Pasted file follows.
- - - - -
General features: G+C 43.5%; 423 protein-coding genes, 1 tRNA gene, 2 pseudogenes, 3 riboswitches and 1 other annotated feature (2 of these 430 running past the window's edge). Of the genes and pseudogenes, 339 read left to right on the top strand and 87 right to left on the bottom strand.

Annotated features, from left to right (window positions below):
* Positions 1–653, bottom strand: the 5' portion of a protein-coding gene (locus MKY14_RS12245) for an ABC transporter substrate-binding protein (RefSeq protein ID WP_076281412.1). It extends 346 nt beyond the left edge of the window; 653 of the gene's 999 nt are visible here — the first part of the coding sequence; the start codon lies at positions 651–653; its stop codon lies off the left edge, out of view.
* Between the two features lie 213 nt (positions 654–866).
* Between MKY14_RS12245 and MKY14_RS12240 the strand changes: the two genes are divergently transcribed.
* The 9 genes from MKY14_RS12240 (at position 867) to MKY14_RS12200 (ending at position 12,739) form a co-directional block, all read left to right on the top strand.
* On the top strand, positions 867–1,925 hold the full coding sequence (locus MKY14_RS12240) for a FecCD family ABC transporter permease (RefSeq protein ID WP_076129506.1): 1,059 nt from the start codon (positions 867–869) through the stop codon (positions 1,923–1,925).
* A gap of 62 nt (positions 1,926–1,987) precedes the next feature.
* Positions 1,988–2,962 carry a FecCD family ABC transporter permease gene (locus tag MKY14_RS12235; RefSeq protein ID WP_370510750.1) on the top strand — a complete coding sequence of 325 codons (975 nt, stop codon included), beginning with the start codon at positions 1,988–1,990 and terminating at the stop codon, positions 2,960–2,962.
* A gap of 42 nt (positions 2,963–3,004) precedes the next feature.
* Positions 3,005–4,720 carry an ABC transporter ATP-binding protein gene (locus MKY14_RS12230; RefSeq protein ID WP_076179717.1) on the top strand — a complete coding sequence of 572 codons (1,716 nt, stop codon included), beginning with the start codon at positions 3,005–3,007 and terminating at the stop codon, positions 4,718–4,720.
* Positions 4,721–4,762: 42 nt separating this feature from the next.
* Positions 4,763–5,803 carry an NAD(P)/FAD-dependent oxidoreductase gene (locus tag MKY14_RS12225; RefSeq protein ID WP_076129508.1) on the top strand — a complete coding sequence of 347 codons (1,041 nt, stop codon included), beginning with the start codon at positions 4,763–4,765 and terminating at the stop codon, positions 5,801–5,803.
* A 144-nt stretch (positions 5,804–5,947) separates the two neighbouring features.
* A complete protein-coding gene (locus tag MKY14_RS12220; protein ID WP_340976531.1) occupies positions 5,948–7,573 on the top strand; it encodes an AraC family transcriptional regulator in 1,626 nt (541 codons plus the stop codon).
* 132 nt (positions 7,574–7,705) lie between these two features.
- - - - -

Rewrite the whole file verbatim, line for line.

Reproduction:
General features: G+C 43.5%; 423 protein-coding genes, 1 tRNA gene, 2 pseudogenes, 3 riboswitches and 1 other annotated feature (2 of these 430 running past the window's edge). Of the genes and pseudogenes, 339 read left to right on the top strand and 87 right to left on the bottom strand.

Annotated features, from left to right (window positions below):
* Positions 1–653, bottom strand: the 5' portion of a protein-coding gene (locus MKY14_RS12245) for an ABC transporter substrate-binding protein (RefSeq protein ID WP_076281412.1). It extends 346 nt beyond the left edge of the window; 653 of the gene's 999 nt are visible here — the first part of the coding sequence; the start codon lies at positions 651–653; its stop codon lies off the left edge, out of view.
* Between the two features lie 213 nt (positions 654–866).
* Between MKY14_RS12245 and MKY14_RS12240 the strand changes: the two genes are divergently transcribed.
* The 9 genes from MKY14_RS12240 (at position 867) to MKY14_RS12200 (ending at position 12,739) form a co-directional block, all read left to right on the top strand.
* On the top strand, positions 867–1,925 hold the full coding sequence (locus MKY14_RS12240) for a FecCD family ABC transporter permease (RefSeq protein ID WP_076129506.1): 1,059 nt from the start codon (positions 867–869) through the stop codon (positions 1,923–1,925).
* A gap of 62 nt (positions 1,926–1,987) precedes the next feature.
* Positions 1,988–2,962 carry a FecCD family ABC transporter permease gene (locus tag MKY14_RS12235; RefSeq protein ID WP_370510750.1) on the top strand — a complete coding sequence of 325 codons (975 nt, stop codon included), beginning with the start codon at positions 1,988–1,990 and terminating at the stop codon, positions 2,960–2,962.
* A gap of 42 nt (positions 2,963–3,004) precedes the next feature.
* Positions 3,005–4,720 carry an ABC transporter ATP-binding protein gene (locus MKY14_RS12230; RefSeq protein ID WP_076179717.1) on the top strand — a complete coding sequence of 572 codons (1,716 nt, stop codon included), beginning with the start codon at positions 3,005–3,007 and terminating at the stop codon, positions 4,718–4,720.
* Positions 4,721–4,762: 42 nt separating this feature from the next.
* Positions 4,763–5,803 carry an NAD(P)/FAD-dependent oxidoreductase gene (locus tag MKY14_RS12225; RefSeq protein ID WP_076129508.1) on the top strand — a complete coding sequence of 347 codons (1,041 nt, stop codon included), beginning with the start codon at positions 4,763–4,765 and terminating at the stop codon, positions 5,801–5,803.
* A 144-nt stretch (positions 5,804–5,947) separates the two neighbouring features.
* A complete protein-coding gene (locus tag MKY14_RS12220; protein ID WP_340976531.1) occupies positions 5,948–7,573 on the top strand; it encodes an AraC family transcriptional regulator in 1,626 nt (541 codons plus the stop codon).
* 132 nt (positions 7,574–7,705) lie between these two features.